Luxury Resorts: right up there with Bora Bora, Moorea is a top choice for honeymooners and package holidaymakers. Fancy an overwater bungalow? Moorea’s got plenty of options for you. The top resort in Moorea is the Hilton Moorea Lagoon Resort & Spa, the only 5-star resort on the island and occupying pristine real estate between the two bays. Next up is the Sofitel Moorea la Ora Beach Resort, located in a more secluded part of the island facing Tahiti and right on the gorgeous Temae Beach. Closing the list is the Manava Beach Resort which is located within walking distance from the commercial center –  Maharepa Village. UPDATE: the former InterContinental Moorea Resort announced permanent closure on May 2020 but there’s a very good chance that a new resort will open on these grounds in the next year or two. 

Temae beach sofitel bungalows Moorea French Polynesia

InterContinental Moorea Resort & Spa French Polynesia

Hotel: Hotel les Tipaniers occupies the best beach in Moorea. It’s popular with families, has a great restaurant and is meters away from a dive center and boat rental. The motus off Hauru point are just a short kayak ride away, as is the shark feeding spot. The beach is great for swimming, snorkeling, and kitesurfing.

Hotel les Tipaniers Moorea French Polynesia

Airbnb: there are quite a few locals who rent out their house or part of it throughout the year. Things may get a bit tricky during the holiday season, as some actually head back to France and close down.

Backpacker: the only two budget backpacker options I’m aware of in Moorea are Pension Motu Iti and Camping Nelson. Motu Iti has a 12-bed mixed dorm room set in an ideal location right between the two bays. You’re never too far from the action and a bicycle can get you to most points of interest. However, the owner of the place is not very hospitable (to say the least) and you have no access to a kitchen of any kind or even refrigeration. You get what you pay for (a cheap place to stay) and that’s it. Camping Nelson offers a campground as its name suggests (see below) but also small budget rooms that can be shared or booked privately. Rooms are a bit stuffy and include no electric lighting or ventilation, however, the location is perfect (right on the beach) and the communal kitchen and showers are adequate.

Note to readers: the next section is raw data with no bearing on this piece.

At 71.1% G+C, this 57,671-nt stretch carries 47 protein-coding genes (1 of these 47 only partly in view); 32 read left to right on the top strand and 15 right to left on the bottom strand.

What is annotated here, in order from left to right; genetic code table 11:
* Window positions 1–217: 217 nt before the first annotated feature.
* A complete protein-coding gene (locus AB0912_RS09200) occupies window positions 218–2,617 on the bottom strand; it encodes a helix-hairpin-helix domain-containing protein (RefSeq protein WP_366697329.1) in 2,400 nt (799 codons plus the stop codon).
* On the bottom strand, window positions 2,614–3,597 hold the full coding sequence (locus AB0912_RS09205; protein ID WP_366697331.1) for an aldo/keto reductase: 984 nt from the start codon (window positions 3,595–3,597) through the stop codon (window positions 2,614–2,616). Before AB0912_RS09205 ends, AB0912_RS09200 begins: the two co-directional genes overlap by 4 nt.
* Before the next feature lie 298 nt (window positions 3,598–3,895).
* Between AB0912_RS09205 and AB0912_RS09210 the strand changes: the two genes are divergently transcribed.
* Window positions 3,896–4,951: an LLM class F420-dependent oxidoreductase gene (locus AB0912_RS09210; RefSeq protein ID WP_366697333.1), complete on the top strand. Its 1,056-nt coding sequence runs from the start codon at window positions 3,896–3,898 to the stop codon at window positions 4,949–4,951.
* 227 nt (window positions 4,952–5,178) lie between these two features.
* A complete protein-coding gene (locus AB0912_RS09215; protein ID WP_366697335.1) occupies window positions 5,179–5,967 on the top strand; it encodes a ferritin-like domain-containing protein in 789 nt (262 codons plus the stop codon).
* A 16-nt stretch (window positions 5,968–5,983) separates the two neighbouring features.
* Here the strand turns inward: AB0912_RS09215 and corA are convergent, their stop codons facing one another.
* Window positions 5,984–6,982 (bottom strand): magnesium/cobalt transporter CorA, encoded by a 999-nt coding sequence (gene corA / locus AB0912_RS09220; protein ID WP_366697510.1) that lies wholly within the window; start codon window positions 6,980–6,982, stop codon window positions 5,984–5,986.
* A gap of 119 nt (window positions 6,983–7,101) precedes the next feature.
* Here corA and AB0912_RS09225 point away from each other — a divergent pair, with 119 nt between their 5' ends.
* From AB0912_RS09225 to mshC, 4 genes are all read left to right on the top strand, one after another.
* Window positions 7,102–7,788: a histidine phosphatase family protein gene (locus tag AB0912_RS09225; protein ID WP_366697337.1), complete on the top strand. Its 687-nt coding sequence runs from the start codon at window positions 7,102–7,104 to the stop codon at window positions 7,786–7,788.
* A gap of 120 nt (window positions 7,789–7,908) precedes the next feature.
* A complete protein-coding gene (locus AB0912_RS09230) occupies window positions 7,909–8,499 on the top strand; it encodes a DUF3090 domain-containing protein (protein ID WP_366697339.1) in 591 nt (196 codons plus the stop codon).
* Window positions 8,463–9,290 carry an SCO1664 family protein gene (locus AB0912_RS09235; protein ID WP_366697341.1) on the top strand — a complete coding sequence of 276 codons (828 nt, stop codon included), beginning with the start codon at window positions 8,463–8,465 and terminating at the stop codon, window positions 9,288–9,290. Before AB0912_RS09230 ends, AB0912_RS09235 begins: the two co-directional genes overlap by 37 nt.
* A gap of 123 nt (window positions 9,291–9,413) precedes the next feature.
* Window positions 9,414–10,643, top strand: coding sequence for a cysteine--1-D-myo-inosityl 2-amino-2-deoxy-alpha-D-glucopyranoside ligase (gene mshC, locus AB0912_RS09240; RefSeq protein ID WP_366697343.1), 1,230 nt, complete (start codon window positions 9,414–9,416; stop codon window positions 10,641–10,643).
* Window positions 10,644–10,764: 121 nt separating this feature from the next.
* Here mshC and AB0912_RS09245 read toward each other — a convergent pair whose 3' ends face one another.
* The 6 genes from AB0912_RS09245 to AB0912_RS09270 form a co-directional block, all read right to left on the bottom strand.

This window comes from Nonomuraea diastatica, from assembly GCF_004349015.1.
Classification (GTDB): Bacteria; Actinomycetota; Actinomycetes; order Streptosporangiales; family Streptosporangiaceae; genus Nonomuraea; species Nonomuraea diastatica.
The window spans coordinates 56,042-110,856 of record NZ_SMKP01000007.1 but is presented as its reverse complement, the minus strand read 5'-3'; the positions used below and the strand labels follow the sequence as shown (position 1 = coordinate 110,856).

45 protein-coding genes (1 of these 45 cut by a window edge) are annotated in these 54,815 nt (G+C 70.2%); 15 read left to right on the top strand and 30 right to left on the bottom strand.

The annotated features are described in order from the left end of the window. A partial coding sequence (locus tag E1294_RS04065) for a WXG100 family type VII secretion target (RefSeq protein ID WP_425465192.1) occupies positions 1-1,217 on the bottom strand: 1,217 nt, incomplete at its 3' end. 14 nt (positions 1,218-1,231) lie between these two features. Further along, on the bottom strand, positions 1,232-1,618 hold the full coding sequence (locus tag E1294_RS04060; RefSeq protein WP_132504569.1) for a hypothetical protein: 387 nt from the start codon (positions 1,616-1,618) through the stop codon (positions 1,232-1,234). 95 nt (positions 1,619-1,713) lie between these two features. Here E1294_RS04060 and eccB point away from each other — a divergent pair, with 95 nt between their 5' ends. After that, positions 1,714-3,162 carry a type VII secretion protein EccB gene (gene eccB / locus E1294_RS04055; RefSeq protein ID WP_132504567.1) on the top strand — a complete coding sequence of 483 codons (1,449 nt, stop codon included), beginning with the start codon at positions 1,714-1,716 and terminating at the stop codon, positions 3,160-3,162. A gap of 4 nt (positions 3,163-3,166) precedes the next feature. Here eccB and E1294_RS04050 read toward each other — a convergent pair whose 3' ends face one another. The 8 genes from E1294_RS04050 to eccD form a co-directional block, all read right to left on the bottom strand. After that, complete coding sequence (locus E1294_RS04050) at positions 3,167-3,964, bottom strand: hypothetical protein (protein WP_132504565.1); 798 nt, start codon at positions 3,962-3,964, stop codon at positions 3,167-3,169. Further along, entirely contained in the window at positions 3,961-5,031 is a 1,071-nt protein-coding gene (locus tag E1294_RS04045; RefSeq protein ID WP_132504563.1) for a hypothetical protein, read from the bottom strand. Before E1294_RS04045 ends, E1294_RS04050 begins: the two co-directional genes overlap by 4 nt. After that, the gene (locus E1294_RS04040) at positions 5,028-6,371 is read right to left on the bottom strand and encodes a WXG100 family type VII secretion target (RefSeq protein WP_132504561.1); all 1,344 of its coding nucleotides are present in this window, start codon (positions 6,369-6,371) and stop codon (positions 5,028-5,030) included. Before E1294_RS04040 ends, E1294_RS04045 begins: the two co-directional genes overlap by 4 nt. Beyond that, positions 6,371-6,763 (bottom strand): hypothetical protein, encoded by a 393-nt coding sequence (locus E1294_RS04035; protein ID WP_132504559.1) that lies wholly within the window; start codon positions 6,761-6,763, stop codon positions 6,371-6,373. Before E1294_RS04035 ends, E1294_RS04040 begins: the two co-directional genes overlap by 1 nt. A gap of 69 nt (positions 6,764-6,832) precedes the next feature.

Camping: believe it or not, there’s camping available in Moorea. I’ve heard very mixed reviews about Camping Nelson so do your own due diligence. The location is not bad, close to the shops, snacks, and restaurants of Le Petit Village. The beach at Les Tipaniers is walking distance from here, but you can rent a bike/scooter from the nearby shopping ‘center’.

Here’s a list of all Moorea accommodations which you can book online. 

Facts & Brief History

Moorea (properly spelled and pronounced Mo’orea) is a high island in the Society Islands archipelago. It was first settled by Polynesians about 1,000 years ago, arriving by boat (obviously) either from other islands already colonized in the South Pacific (originally departing probably from Southeast Asia). For many centuries, locals lived in a simple and traditional manner – with local religion and myths ruling life. Perhaps this explains the meaning of island’s name – ‘yellow lizard’, likely stemming from local legend.

Opunoho Valley moorea panoramic view french polynesia

Samuel Wallis was the first European to make contact with the local Polynesians in 1767, followed by James Cook in 1769 and the Christian missionaries later on. With the arrival of the Europeans, traditional life gradually faded away along with much of the native population who were not immune to the diseases brought over by the foreign visitors.

These days, Moorea manages to retain some of its laid-back charms while still feeling connected to the world. Perhaps this is the reason why so many French expats and retirees call this place home, seeking the peaceful life that Moorea so beautifully offers. There are a little over 16,000 residents in Moorea, almost exclusively living around the very slim coastline. Unfortunately, such development is blocking parts of the gorgeous coastline, inaccessible to the public due to private homes forming long chains of private paradises (though the beach is public).